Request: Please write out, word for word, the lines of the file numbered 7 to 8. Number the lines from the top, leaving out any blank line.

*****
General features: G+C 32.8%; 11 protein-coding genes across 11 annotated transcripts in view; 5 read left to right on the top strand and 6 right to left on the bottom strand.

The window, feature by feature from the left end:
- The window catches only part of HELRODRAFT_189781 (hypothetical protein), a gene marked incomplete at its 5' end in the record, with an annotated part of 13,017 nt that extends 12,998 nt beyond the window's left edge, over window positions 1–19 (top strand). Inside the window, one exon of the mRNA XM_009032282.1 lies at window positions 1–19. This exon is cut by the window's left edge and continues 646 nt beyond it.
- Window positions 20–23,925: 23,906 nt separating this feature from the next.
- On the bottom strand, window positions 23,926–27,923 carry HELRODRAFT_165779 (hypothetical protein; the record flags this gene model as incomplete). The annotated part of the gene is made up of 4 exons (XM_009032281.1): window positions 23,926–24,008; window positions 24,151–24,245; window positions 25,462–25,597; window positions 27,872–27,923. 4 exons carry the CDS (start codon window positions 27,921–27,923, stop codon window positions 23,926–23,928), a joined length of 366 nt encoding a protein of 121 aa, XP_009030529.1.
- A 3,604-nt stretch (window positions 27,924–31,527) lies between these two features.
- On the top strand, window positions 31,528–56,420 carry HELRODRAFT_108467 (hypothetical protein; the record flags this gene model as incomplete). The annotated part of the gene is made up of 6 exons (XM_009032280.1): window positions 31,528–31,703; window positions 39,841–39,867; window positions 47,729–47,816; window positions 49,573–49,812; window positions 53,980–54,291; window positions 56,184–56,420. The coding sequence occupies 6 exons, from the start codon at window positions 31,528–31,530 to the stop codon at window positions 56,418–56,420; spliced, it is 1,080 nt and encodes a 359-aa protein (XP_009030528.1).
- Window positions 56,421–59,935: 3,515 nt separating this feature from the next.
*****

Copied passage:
- On the top strand, window positions 31,528–56,420 carry HELRODRAFT_108467 (hypothetical protein; the record flags this gene model as incomplete). The annotated part of the gene is made up of 6 exons (XM_009032280.1): window positions 31,528–31,703; window positions 39,841–39,867; window positions 47,729–47,816; window positions 49,573–49,812; window positions 53,980–54,291; window positions 56,184–56,420. The coding sequence occupies 6 exons, from the start codon at window positions 31,528–31,530 to the stop codon at window positions 56,418–56,420; spliced, it is 1,080 nt and encodes a 359-aa protein (XP_009030528.1).
- Window positions 56,421–59,935: 3,515 nt separating this feature from the next.